Disregarding the poem I wrote on Monday, it’s been roughly 10 days since my last blog update. And during those 10 days, there have been multiple blog worthy events.
To start off, Danny has decided to take a break from administrating Death Match: a New Beginning, (the game demonstrated in podcast episode 32). As a result, He placed me in charge as main admin, a position I’ve held for four days now.
Secondly, I was also promoted to administrator position on Survive the Wild, a realistic wilderness survival game developed by Sam Tupy, and featured on this week’s pod cast episode.
Funny thing is, I’d gone from having zero experience running an online game, to being co administrator on one, and main administrator on another, in the span of 30 minutes.
In other news, I once again opened up the S Quad Racing code, something I haven’t done in three weeks as a result of an extended break I took to prevent from pushing and burning myself out on coding it. Rather than doing the wise thing and check where I left off in the change logs, I instead decided to begin implementing track creation.
Track creation is quite simple. For the time being, it is possible to edit tracks within text files, and they use an extremely simplified language; one so simple, in fact, that some one who knows little about computers can create their own tracks. To make matters even less complicated, I plan to include a track builder that will make it so that one need not type out tracks by hand. This is not due to the complexity of the track language itself. Rather, I’ve learned the hard way that the procedure of track creation can get very repetitive when typing it out.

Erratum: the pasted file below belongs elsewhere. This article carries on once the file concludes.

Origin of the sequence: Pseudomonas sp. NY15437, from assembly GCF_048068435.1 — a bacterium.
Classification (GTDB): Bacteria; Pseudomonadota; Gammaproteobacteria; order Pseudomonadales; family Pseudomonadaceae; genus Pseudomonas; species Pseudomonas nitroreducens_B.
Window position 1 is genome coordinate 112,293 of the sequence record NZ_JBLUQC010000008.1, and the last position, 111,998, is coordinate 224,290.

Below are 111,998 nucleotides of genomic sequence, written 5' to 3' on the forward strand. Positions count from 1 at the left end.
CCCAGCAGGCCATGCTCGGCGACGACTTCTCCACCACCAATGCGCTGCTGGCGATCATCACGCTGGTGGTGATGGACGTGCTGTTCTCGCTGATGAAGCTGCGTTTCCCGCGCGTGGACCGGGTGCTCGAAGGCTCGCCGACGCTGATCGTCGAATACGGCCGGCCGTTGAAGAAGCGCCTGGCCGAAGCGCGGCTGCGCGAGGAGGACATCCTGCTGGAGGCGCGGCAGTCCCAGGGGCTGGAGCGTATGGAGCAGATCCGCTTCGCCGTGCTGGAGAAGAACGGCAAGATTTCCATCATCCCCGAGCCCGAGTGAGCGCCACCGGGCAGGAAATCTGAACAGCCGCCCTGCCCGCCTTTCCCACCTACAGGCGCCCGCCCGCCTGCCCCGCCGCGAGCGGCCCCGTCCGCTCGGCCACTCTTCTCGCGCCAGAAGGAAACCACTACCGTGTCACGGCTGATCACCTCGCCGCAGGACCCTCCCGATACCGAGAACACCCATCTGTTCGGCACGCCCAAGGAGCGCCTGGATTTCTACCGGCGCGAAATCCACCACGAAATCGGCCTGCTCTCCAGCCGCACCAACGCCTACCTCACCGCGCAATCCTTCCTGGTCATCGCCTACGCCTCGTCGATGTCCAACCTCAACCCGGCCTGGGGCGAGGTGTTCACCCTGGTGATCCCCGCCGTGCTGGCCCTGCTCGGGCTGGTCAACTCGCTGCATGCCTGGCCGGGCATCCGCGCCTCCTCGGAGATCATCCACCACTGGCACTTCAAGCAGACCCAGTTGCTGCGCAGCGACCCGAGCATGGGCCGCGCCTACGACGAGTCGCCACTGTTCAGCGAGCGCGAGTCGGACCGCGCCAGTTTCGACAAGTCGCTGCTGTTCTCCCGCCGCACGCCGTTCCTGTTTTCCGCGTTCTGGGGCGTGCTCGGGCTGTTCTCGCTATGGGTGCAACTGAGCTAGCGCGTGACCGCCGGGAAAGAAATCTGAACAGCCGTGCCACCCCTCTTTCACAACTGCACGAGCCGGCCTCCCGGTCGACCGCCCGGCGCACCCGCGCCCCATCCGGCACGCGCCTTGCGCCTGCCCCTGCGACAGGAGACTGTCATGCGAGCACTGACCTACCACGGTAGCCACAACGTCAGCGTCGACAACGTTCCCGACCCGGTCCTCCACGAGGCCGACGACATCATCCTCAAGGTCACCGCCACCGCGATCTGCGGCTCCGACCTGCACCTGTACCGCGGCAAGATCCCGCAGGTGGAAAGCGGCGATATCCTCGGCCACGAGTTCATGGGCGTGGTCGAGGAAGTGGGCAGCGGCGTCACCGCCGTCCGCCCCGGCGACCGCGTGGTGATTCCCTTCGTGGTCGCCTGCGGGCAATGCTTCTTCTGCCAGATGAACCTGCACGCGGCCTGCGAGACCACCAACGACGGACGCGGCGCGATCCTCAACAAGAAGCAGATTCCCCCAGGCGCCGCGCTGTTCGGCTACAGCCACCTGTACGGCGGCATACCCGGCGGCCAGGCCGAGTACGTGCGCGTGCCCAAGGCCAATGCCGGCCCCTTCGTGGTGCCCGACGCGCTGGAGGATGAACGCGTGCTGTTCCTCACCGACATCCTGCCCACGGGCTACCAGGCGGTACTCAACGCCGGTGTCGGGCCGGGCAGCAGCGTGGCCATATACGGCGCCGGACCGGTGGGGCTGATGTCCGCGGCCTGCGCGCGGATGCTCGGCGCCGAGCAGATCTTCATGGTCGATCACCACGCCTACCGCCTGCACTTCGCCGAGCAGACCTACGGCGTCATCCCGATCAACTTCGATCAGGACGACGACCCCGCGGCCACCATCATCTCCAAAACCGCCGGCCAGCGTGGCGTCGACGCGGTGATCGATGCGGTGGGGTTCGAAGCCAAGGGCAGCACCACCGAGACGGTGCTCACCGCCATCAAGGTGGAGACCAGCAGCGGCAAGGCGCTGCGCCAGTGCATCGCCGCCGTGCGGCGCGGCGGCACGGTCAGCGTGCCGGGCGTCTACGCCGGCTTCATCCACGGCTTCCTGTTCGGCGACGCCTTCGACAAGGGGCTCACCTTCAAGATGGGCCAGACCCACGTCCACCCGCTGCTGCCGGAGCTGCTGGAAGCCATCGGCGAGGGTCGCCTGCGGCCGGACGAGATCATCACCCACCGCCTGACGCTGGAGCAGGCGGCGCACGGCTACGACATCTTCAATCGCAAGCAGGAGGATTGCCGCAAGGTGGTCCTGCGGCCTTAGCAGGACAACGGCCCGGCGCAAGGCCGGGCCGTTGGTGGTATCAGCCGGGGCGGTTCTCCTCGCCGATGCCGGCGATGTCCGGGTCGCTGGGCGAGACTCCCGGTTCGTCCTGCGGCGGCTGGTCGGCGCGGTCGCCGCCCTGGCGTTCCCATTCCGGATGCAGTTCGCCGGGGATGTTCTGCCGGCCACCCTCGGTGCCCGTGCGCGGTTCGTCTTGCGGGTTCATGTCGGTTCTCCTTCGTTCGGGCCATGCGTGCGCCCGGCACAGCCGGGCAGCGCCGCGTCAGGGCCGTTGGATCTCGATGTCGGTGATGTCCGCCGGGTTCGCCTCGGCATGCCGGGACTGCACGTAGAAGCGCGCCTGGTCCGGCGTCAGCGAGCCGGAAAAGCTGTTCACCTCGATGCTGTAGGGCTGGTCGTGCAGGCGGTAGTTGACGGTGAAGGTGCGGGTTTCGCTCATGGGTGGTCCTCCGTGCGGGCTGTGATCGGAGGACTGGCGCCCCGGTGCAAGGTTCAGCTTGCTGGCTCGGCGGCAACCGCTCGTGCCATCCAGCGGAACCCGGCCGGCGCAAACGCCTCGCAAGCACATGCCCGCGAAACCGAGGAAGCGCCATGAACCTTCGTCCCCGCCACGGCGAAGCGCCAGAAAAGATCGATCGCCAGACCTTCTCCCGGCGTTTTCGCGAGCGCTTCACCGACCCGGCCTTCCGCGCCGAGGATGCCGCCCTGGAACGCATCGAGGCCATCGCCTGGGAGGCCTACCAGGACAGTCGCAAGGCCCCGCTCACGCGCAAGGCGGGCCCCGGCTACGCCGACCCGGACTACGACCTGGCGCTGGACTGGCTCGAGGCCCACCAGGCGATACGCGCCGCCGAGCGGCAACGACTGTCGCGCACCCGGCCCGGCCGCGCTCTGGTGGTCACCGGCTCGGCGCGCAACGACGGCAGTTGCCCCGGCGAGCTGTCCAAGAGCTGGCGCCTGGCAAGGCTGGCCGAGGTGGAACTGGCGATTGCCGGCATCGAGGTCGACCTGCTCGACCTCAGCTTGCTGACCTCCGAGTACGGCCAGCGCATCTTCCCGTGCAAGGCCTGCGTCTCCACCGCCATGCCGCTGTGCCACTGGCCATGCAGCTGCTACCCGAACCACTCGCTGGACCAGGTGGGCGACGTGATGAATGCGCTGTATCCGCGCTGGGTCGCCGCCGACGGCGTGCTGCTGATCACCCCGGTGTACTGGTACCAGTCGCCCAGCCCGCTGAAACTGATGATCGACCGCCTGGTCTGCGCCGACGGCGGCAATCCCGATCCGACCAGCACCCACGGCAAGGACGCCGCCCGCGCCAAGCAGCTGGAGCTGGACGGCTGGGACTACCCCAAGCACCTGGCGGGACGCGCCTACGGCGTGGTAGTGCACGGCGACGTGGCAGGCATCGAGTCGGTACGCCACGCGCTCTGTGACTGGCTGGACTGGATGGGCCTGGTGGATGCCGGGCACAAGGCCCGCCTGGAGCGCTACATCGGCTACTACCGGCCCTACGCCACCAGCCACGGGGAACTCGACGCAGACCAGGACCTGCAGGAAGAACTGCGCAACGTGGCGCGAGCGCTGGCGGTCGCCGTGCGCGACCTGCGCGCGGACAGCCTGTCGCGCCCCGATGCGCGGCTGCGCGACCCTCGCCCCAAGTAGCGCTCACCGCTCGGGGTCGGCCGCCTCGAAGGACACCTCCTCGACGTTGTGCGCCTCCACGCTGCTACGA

The following is just a little example of how a track should be built. track size is the length of each lap, spawn is how fast obstacles, and max obstacles is the maximum number of obstacles that are allowed.
Excerpt from beginner track
This will create a 400 square long track segment, with two left turns, two right turns, and one right turn. Notice how each track part has two lines–a start, and end. These are to insure that the parts of the track keep within their boundaries.
track size 2000
maximum obstacles 50
straight start 0
straight end 150
left start 151
left end 170
straight start 171
straight end 280
left start 281
left end 300
straight start 301
straight end 370
right start 371
right end 400
At the time of this writing, this system has not been propperly tested, in fact I have not compiled a version of the code with this system implemented at all. So as you can gather, this is just about as stable right now as a rotting wooden fense in a hurricane. However, I’ll update on the progress, and resume production of audio demos should any changes be made to game play.
On a final note, Choir UIL was last Wednesday. We made mostly all ones, except for one little two, but even that still averages to one. So while I didn’t like having to get up early and go to school and sing at such an early hour, I dare say it paid off in the end.
That is the end of this post. I’ll blog again later this week. Enjoy this week’s Survive the Wild pod cast, (episode 33), and be looking for Episode 34 next week when I’ll be demonstrating bounty missions on death match if my ship, Lightstar, manages to survive that long.
Thanks for reading,
type you later,